WASHINGTON — The Justice Department today filed a lawsuit against Calvert Properties Inc. and company president, Harold W. Calvert, alleging a pattern or practice of sexual harassment of female tenants.
The complaint, filed in the U.S. District Court for the Western District of Missouri, alleges that Calvert and his company engaged in a pattern or practice of discrimination based on sex. Specifically, the complaint alleges that Harold Calvert subjected female tenants to unwanted verbal sexual advances; unwanted physical sexual advances; forcible physical contact with the sexual parts of his body; inappropriate statements; and threats of eviction when they refused or objected to his sexual advances. The complaint also alleges that Calvert Properties did not take reasonable preventive or corrective measures to curtail and prevent the discriminatory conduct of Harold Calvert.
“Housing is a fundamental need, and no woman should be victimized while trying to obtain shelter for herself and her family,” said Wan J. Kim, Assistant Attorney General for the Civil Rights Division. “Landlords looking to prey on their female tenants should be on notice: The Department of Justice has stepped up our enforcement of this immoral and illegal behavior.”
“Individuals are entitled to live securely in their residences without being subjected to discriminatory and degrading treatment by landlords acting as sexual predators,” said U.S. Attorney Bradley J. Schlozman. “The abuse – both physical and emotional – evidenced by the tenants in this case is simply unconscionable and will not be tolerated by this Department.”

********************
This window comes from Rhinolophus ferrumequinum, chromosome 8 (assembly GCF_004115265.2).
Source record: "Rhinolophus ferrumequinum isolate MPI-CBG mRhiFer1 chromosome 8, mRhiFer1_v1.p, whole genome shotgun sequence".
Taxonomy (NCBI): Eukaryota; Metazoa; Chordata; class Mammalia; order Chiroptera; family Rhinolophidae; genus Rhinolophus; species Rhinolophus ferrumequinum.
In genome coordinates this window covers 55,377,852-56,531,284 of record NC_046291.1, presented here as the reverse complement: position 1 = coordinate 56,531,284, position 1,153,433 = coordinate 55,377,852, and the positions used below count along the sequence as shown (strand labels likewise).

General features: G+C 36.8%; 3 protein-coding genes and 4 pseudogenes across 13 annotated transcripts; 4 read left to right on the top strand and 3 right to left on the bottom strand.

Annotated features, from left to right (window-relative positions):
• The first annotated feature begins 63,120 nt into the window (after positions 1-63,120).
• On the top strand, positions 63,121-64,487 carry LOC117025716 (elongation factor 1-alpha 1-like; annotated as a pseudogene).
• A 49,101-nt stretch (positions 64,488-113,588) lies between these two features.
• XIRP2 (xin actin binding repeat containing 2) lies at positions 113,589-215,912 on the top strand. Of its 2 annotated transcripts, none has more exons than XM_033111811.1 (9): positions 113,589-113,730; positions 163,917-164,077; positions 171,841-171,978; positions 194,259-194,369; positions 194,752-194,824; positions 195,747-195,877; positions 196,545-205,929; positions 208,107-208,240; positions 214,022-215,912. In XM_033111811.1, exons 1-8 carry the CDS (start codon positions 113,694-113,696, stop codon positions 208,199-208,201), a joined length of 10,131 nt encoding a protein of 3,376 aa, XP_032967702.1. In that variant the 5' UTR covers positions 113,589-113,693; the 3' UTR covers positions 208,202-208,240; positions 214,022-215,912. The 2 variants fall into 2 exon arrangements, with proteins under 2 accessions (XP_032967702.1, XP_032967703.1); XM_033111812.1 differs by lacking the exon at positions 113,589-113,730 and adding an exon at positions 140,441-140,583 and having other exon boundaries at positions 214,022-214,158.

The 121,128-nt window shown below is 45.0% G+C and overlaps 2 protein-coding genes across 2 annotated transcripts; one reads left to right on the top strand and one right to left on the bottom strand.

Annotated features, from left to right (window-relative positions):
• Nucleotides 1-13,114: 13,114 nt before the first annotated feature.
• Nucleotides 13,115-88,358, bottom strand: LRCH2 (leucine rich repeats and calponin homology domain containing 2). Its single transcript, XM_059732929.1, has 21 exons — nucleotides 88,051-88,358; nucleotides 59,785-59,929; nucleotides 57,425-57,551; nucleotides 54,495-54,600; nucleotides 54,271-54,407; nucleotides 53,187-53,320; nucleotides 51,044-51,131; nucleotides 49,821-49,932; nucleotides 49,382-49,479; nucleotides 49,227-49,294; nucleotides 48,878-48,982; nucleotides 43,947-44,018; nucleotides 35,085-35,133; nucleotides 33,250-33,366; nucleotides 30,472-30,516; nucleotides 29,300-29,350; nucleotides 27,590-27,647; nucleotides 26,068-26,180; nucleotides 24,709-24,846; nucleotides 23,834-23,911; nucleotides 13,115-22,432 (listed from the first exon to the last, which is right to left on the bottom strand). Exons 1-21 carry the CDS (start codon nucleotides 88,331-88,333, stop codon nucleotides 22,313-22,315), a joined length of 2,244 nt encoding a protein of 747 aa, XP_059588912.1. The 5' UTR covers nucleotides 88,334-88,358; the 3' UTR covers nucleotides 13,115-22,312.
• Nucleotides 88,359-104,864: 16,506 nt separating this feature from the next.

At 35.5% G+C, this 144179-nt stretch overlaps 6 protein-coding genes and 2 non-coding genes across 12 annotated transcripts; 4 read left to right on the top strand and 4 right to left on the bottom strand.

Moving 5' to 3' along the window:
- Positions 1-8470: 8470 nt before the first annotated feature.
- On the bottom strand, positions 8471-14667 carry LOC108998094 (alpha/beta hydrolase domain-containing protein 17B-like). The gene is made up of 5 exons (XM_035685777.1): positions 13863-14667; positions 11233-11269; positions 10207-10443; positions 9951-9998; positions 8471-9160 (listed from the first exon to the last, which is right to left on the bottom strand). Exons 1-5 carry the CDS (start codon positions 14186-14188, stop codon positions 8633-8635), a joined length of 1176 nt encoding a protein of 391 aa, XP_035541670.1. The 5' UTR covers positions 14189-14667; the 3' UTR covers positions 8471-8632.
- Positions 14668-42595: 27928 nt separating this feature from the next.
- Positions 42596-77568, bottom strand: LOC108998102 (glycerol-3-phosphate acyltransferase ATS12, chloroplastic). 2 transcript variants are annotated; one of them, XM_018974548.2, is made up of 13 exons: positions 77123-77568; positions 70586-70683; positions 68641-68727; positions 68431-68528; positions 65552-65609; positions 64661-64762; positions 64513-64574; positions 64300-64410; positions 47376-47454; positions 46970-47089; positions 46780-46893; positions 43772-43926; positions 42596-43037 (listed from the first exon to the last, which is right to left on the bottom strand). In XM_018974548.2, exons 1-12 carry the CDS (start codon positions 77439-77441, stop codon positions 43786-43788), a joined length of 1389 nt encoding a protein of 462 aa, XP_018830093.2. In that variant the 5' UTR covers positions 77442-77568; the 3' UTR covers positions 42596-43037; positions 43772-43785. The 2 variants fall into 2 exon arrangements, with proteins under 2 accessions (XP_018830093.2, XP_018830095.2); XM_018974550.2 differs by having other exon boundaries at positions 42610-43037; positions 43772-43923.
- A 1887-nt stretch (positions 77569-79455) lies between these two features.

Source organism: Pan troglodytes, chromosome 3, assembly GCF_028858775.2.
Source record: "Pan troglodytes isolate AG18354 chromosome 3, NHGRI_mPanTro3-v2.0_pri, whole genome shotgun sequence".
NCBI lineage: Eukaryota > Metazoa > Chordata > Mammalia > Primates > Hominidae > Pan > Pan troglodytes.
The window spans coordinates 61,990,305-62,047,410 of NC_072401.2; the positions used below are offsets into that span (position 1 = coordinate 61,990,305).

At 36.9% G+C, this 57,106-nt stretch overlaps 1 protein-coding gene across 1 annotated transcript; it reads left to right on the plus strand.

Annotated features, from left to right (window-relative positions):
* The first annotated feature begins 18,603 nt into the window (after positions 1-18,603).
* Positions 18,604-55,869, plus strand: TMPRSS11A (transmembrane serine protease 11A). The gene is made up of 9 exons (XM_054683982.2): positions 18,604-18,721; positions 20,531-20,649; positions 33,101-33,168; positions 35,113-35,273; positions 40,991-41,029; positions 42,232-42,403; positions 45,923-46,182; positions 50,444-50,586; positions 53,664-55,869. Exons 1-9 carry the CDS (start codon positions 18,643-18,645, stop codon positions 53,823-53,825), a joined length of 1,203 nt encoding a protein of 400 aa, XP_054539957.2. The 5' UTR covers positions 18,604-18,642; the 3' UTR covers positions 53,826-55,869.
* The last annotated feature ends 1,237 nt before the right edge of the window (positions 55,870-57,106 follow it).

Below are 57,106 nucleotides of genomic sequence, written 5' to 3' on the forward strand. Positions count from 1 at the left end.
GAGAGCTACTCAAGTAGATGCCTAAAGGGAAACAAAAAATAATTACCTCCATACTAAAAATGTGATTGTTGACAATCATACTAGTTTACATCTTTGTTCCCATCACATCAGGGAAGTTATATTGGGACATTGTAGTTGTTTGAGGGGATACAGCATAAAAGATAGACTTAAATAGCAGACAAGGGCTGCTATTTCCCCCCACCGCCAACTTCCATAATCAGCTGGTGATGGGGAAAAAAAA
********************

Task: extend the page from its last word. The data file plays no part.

The suit seeks monetary damages to compensate the victims, civil penalties, and a court order barring future discrimination.
Fighting illegal housing discrimination is a top priority of the Justice Department. Since January 21, 2001, the Justice Department’s Civil Rights Division has almost doubled the number of cases alleging a pattern or practice of sexual harassment by landlords as compared to the preceding five and-a-half years. In February 2006, Attorney General Alberto R. Gonzales announced Operation Home Sweet Home, a concentrated initiative to expose and eliminate housing discrimination in America. This initiative was inspired by the plight of displaced victims of Hurricane Katrina who were suddenly forced to find new places to live. Operation Home Sweet Home is not limited to the areas hit by Hurricane Katrina, and targets housing discrimination all over the country.
For more information about Operation Home Sweet Home, please visit our Web site, http://www.usdoj.gov/fairhousing. The federal Fair Housing Act prohibits discrimination in housing on the basis of race, color, religion, sex, familial status, national origin and disability. Individuals who believe that they may have been victims of housing discrimination can call our Housing Discrimination Tip Line (1-800-896-7743), email us at firstname.lastname@example.org, or contact the Department of Housing and Urban Development at 1-800-669-9777. For more information about the Civil Rights Division and the laws it enforces, go to http://www.usdoj.gov/crt.